An Unusual Pair of Louis XVI Style Gilt-Bronze Low Side Tables With Sèvres-Style Porcelain Tops
A Fine and Unusual Pair of Louis XVI Style Gilt-Bronze Low Side Tables With Sèvres-Style Porcelain Tops. Each table has a fine Sèvres-style porcelain...
РазмерыHeight: 49 cm (20 in)
Diameter: 46 cm (19 in)
A Fine and Unusual Pair of Louis XVI Style Gilt-Bronze Low Side Tables With Sèvres-Style Porcelain Tops.
Each table has a fine Sèvres-style porcelain charger painted with historical battle scenes within bleu céleste borders supported on finely cast gilt-bronze tripod bases, the beaded legs headed by rams head masks and united by a circlet, terminating in acanthus and hoof feet.
The large and finely painted porcelain chargers are signed by the studio porcelain artist Leber and titled ‘Le Bataille de Denain’ (24 Julliet 1712) and ‘Entrevue du Camp du drap d’or’ (7 Juin 1520).
The Battle of Denain was fought on 24 July 1712 as part of the War of the Spanish Succession. It resulted in a French victory, under Marshal Villars, against Dutch and Austrian forces, under Prince Eugene of Savoy. The depiction by Leber is after the famous painting by Jean Alaux (1764-1894) in the Galerie des Batailles at the Palace of Versailles, exhibited at the Salon in 1839.
The Camp or Field of the Cloth of Gold is the name given to the famous diplomatic meeting which took place between King Francis I and Henry VIII of England from June 7 to 24, 1520, in the North of France, in Balinghem near of Calais. The depiction by Leber is after the painting by Auguste-Hyacinthe Debay (1804-1865), of 1837 now in the Place of Versailles.
The beauty of the tables lies principally in the finely painted scenes, which are painted with great delicacy and precision.
Each charger titled to the reverse and with spurious Sèvres marks.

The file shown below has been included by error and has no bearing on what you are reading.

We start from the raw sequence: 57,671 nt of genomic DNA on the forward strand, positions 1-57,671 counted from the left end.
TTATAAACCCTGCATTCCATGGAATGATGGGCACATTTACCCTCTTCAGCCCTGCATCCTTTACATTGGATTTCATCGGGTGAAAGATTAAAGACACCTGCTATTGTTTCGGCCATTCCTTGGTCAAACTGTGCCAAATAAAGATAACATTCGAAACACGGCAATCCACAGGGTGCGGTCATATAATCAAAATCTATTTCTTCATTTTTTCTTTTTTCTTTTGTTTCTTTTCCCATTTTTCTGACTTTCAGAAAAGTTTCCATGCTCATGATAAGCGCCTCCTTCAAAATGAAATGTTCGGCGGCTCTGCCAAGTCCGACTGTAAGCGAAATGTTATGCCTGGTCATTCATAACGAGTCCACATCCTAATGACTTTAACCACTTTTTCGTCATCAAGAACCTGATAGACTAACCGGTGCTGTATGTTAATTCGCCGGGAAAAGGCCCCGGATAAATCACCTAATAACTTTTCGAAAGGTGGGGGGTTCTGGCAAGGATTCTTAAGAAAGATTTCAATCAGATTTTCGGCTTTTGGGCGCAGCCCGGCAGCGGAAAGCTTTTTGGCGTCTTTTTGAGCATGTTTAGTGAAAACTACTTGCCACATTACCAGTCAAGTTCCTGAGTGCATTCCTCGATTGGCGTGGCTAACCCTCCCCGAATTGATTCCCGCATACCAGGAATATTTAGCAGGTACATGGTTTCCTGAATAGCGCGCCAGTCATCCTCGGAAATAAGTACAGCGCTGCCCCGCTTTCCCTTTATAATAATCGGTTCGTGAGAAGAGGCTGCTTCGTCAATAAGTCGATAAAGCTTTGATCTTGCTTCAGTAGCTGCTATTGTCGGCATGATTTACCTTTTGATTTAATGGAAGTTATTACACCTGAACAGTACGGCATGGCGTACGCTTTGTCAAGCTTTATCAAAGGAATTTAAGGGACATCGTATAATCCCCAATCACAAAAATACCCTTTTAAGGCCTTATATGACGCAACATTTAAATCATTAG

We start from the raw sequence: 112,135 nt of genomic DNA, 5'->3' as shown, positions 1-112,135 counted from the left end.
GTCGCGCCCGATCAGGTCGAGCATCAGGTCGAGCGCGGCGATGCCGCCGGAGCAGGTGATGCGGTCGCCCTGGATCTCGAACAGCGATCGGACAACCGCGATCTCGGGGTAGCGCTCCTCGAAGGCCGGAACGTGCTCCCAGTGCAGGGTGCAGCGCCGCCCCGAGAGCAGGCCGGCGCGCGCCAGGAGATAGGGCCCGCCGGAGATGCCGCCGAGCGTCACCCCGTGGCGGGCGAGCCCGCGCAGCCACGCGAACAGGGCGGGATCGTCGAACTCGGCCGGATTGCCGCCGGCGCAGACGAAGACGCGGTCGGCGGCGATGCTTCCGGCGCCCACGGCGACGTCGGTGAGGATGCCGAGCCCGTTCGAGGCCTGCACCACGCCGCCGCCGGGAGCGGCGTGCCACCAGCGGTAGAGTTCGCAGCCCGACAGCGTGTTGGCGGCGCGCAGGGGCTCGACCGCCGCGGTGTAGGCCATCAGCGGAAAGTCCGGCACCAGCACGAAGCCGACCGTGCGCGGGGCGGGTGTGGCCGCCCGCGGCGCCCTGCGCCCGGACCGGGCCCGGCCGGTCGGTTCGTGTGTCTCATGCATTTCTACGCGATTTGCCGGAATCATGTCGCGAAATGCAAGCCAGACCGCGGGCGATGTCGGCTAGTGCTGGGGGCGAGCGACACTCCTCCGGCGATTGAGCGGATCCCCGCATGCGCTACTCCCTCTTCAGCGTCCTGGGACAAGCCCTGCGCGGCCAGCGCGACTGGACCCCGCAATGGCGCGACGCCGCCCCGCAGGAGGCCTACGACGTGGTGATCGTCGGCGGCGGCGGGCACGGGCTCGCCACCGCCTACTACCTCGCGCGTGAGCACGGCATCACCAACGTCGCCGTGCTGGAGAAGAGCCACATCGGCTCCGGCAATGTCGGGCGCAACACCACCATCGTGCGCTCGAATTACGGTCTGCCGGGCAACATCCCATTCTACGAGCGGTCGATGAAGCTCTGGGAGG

French, Circa 1890.
Около 1890 года
Gilt-Bronze and Porcelain
The porcelain chargers signed 'Leber' and titled to the reverse.
The Sèvres Porcelain Manufactory was founded to the east of Paris in the disused Royal Château of Vincennes, late in 1739-40. and moved to the village of Sèvres, west of Paris in 1756, en route to King Louis XV’s palace of Versailles.
Here it was also adjacent to Louis’s mistress Madame de Pompadour’s own château at Bellevue. She was delighted with the factory’s new location – as she knew she could entice Louis to take a greater interest in it when it was so near their own residences. Indeed, the King became such a keen patron of the factory that, when it ran into financial difficulties, he bought out the shareholders and became the sole proprietor. The factory remained a royal enterprise until the French Revolution, when it was nationalised.
The popularity of the Louis XV style during the nineteenth century led to a number of companies in and around Paris, creating exceptional Sèvres-Style porcelain based on eighteenth century models and to the same exceptional quality. Often these pieces were of exhibition quality and scale, and finely painted by the best studio painters of the day such as Robert, Desprez and Poitevin.